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  • The infamous magazine exchange

    For those of you that don't know, or know it by a different name, a magazine exchange is when:

    1. You've been in a gunfight

    2. You are quite possibly unaware of exactly how many rounds you have fired

    3. You want to "top up" your weapon

    4. You want to retain the old magazine out of the weapon in case you need it later.

    This is commonly done by getting the fresh magazine out your pouch and holding it normally (with the thumb-forefinger-middle finger), then removing the partially empty magazine from your weapon with the ring finger-little finger of the same hand and quickly inserting the fresh magazine. The key is to have your weapon be "magazineless" for less than a second.

    There are several variants to this technique, I just described a very common way to perform this. It's also the way that I do it.

    What I wanted to talk about was what follows after you have performed the magazine exchange. What is commonly taught is that the partially empty (or partially full if you're an optimist) magazine goes into a pocket, never in the magazine pouch, because the mag pouch is for full mags only.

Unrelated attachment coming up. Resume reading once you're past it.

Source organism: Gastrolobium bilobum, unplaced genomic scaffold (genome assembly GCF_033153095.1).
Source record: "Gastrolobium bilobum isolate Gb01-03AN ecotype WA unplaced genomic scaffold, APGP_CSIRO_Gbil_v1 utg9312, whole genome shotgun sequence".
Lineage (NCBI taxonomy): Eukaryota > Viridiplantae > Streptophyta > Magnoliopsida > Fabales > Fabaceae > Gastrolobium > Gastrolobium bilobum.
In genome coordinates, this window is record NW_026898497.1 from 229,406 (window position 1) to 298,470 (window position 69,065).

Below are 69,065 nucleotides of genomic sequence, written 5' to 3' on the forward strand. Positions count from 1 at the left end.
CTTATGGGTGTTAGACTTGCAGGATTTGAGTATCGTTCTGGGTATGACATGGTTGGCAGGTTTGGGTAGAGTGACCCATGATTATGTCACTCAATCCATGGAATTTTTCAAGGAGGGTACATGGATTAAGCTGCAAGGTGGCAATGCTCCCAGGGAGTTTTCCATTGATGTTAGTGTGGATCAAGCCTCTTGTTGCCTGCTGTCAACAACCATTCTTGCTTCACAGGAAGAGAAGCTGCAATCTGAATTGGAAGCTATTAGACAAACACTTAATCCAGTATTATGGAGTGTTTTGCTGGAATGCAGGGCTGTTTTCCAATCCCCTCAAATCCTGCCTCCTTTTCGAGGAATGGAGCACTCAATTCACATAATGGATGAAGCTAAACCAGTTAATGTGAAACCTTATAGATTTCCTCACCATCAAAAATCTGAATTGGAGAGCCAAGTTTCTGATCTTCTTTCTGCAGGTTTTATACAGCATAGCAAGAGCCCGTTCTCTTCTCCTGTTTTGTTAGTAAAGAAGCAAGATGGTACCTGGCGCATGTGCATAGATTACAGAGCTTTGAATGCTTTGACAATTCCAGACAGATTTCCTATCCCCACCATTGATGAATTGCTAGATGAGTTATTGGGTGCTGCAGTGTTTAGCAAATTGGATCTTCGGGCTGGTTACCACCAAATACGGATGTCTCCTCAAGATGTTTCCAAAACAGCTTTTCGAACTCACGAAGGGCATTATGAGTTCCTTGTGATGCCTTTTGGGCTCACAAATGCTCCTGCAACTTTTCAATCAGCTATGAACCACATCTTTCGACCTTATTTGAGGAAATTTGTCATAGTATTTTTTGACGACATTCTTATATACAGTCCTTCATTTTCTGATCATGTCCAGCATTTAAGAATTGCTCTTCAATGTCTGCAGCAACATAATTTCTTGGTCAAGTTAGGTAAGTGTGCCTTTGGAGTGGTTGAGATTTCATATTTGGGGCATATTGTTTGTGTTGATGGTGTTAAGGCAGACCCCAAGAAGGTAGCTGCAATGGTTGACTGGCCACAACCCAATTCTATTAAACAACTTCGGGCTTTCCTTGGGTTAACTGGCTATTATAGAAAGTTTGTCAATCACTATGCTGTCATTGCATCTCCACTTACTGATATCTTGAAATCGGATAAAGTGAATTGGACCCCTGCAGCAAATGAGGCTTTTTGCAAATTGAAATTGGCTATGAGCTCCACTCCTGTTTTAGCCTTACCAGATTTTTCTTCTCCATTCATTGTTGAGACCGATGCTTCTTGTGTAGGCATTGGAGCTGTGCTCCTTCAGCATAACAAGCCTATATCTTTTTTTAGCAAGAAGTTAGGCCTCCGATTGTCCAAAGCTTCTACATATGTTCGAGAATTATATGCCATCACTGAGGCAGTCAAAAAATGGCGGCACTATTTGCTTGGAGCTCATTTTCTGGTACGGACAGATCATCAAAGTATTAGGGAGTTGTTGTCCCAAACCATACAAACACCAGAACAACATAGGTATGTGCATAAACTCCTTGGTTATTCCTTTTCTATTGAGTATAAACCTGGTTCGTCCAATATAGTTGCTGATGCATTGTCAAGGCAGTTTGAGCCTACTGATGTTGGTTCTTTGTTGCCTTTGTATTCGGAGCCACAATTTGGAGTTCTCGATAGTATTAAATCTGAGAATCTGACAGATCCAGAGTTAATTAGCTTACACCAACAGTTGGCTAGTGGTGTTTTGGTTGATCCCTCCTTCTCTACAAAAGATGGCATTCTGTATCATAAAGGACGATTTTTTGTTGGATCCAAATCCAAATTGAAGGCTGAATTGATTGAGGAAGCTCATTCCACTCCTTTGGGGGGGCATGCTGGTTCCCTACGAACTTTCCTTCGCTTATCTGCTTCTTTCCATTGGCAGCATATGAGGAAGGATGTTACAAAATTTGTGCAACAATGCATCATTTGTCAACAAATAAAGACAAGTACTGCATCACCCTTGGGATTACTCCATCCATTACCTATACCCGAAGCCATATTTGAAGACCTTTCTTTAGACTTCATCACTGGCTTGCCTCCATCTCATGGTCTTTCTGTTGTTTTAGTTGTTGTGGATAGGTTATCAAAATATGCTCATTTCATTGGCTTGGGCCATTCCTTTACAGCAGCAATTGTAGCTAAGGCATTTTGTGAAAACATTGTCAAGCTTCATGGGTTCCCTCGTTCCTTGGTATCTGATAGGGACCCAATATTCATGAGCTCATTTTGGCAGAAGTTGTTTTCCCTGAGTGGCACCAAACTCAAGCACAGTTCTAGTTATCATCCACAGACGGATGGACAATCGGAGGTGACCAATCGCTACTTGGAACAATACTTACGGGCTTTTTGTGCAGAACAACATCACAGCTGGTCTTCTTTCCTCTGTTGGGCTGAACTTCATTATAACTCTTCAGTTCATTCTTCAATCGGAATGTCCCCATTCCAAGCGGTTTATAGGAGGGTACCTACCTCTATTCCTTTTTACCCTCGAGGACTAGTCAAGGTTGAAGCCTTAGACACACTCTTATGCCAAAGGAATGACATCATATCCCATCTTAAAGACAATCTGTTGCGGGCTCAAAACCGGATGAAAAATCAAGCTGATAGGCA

Quite a while back I got to re-thinking this. Let's say the brown stuff hits the oscillating blades so bad that I end up having to eventually load with the partially empty mag I removed earlier. How often to I train to reload from my pocket? Do I always put the magazine in that same pocket? What if I'm wearing different clothes that day and I don't have that certain pocket? Under stress, am I even going to remember that I have a mag in my pocket?

    What I teach now is:

    1. Perform a magazine exchange

    2. "Bump" my good mag to the front of the pouch (if applicable), i.e. the Primary position

    3. Place the partially empty mag in the back of the pouch, i.e. the Secondary position

    Now that rascally mag is exactly where I train myself to load from. If I still have a full mag for a reload, I've moved that mag to the Primary Pos. The partially empty mag is now in the Secondary Pos for an easy reload if I need it.

    Thought I'd throw this out. This is the type of stuff that us Instructors bat around all the time and it came up in a class I taught today. Thought I'd share with all. Enjoy!
    www.precision-applications.com

    It's knowing that when I get up in the morning and my feet hit the floor, the Devil says, "Shit! He's awake!"

    Shortly before World War I, the German Kaiser was the guest of the Swiss government to observe military maneuvers. The Kaiser asked a Swiss militiaman: "You are 500,000 and you shoot well, but if we attack with 1,000,000 men what will you do?" The soldier replied: "We will shoot twice and go home."